|Publication number||US4984571 A|
|Application number||US 07/370,337|
|Publication date||Jan 15, 1991|
|Filing date||Jun 22, 1989|
|Priority date||Jun 22, 1989|
|Also published as||DE69023237D1, DE69023237T2, EP0478711A1, EP0478711B1, WO1990015641A1|
|Publication number||07370337, 370337, US 4984571 A, US 4984571A, US-A-4984571, US4984571 A, US4984571A|
|Inventors||Jack F. Springer, Jr., Timothy S. Smith, Cathy A. Cloutier, Ben A. Marcantonio, Richard A. Willis|
|Original Assignee||Kvr Manufacturing Corp.|
|Export Citation||BiBTeX, EndNote, RefMan|
|Patent Citations (13), Non-Patent Citations (10), Referenced by (14), Classifications (7), Legal Events (7)|
|External Links: USPTO, USPTO Assignment, Espacenet|
1. Field of the Invention
The present invention relates to ultraviolet light tanning apparatus of the type in which the entire body of the user is simultaneously and substantially uniformly illuminated by ultraviolet alpha rays (U.V.A.) to produce skin tanning.
2. Background of the Invention
There are three basic types of U.V.A. tanning apparatus being marketed commercially. One type is a tanning bed that consists of elongated, horizontally disposed lower and upper lamp units--the user lies on the lower unit, and the upper unit is positioned above him or her. Kramer U.S. Pat. No. 4,683,886 (1987) elaborate, tanning bed. In this regard the available tanning beds cost in the range of $3,000 to $6,000. They also require about 20 square feet or more of floor space. The cost and the space requirement makes them impractical for any setting other than commercial health and recreation centers and exercise rooms in more elaborate homes. Many people feel that tanning beds resemble coffins, and such people may be not only a bit uncomfortable physically lying on the hard surface of the lower lamp unit but also psychologically ill at ease encased in a coffin-like device.
A second type of tanning apparatus is the vertical tanning booth. Tanning booths are polygonal or oval in design, about seven feet tall, and some 40 inches across, and are not unlike telephone booths or shower stalls. There is access through a door. Like tanning beds, the tanning booths on the market are expensive (price range $4,000 to $7,000) and take up a lot of space. Fish U.S. Pat. No. 4,469,102 (1984) describes and shows a fairly typical tanning booth.
The third type is a tanning canopy, which is a single elongated, flat or curved panel unit about three feet wide and seven feet long and mounted on a stand that allows it to be set up horizontally above a bed or lounge or vertically so the user can stand in front of it. Tanning canopies are the least expensive type of tanning apparatus, (price range $900 to $2,000) occupy the least amount of space, and can be rolled away on their caster-equipped stand for storage after use. They are, therefore, practical for residential use and have been the most successful of the three types in the residential market. They have the disadvantage, however, of doing only one side of the body at a time, so full-body tanning requires a session time twice as long as that required in a bed or booth.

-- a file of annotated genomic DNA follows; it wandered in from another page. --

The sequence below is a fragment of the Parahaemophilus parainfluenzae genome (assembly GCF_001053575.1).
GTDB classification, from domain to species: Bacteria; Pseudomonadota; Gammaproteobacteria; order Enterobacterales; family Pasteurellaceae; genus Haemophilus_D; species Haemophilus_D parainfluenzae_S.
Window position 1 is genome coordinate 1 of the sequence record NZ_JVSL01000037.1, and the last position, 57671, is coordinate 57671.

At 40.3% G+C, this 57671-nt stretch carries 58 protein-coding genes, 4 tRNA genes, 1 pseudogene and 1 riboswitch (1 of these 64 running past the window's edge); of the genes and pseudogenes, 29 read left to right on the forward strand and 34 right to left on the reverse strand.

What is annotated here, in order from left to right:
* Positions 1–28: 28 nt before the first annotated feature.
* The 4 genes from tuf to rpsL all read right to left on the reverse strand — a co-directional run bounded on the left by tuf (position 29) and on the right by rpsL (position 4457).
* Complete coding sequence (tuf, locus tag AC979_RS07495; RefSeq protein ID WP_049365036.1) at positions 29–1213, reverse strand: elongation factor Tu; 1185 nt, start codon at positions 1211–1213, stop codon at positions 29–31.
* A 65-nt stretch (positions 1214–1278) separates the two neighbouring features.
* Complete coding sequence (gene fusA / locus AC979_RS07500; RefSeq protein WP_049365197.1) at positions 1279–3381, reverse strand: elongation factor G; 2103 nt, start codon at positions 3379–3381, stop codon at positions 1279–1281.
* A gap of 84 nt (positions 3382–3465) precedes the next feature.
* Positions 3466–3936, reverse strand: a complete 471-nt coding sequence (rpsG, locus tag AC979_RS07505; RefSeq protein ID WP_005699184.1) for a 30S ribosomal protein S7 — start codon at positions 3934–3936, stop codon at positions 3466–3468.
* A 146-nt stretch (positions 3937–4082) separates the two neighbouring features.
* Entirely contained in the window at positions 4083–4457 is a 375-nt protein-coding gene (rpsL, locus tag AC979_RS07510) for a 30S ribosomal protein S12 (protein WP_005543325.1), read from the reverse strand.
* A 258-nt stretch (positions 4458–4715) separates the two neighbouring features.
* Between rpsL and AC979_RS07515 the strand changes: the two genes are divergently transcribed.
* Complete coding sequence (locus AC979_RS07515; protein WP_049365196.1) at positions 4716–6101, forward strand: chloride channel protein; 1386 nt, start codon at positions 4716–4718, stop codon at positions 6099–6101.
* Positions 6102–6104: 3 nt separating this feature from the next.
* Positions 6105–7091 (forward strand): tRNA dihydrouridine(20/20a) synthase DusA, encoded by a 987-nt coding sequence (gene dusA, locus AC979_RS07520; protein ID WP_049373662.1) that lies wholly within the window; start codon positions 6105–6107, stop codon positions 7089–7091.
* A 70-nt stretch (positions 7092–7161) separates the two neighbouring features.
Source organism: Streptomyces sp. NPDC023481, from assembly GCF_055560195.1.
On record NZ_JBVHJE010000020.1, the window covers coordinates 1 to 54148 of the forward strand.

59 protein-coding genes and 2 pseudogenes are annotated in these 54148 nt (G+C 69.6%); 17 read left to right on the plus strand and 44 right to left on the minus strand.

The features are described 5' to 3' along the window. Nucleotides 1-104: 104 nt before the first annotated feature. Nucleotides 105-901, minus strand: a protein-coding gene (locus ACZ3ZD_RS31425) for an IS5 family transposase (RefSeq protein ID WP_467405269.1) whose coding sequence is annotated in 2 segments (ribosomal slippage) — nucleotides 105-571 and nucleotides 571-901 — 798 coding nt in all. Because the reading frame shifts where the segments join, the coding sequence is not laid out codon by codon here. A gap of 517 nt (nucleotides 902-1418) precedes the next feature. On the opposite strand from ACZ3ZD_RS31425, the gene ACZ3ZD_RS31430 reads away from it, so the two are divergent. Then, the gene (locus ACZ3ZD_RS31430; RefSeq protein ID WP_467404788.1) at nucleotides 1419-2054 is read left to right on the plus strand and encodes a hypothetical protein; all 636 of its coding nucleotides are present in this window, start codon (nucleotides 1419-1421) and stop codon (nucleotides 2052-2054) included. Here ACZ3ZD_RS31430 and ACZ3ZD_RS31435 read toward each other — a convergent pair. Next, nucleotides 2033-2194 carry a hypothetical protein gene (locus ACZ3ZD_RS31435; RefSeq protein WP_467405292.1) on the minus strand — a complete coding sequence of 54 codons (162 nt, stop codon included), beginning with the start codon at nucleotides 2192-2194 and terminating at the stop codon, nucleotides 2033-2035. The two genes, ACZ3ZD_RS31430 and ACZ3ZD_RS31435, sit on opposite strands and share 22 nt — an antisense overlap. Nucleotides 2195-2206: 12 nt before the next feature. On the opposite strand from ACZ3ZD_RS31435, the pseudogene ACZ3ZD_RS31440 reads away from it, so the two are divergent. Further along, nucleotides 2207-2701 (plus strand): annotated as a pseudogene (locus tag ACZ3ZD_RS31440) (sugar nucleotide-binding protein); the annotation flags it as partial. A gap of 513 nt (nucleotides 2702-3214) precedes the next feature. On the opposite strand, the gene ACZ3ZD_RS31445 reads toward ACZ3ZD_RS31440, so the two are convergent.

There has been at least one proposal in the somewhat related field of phototherapy for medical treatment of skin disorders for a portable U.V. phototherapy device. Seiverd U.S. Pat. No. 4,444,189 (1984) describes and shows a treatment booth composed of two collapsible carrying cases. Each case has lamps on the insides of a rear panel and a hinged front panel. Half of the lamps are on panels that slide lengthwise of the main panels of the cases to increase the height of the apparatus. Setting the apparatus up and taking it down appears to be a complicated process. Also, the lamps are not protected when the apparatus is set up for use, and while the apparatus is designed to be transported, carrying handles being provided for that purpose, each case would probably weigh more than many people can handle comfortably.
One object of the present invention is to provide a collapsible tanning apparatus that does the entire body and that can be stored unobtrusively. Another object is to provide a tanning apparatus that is easy to set up for use and to collapse for storage. Still another object is to provide a collapsible tanning booth that is of relatively simple construction and that can be produced and sold economically. The tanning apparatus of the present invention is, accordingly, ideally suited to the home or office market.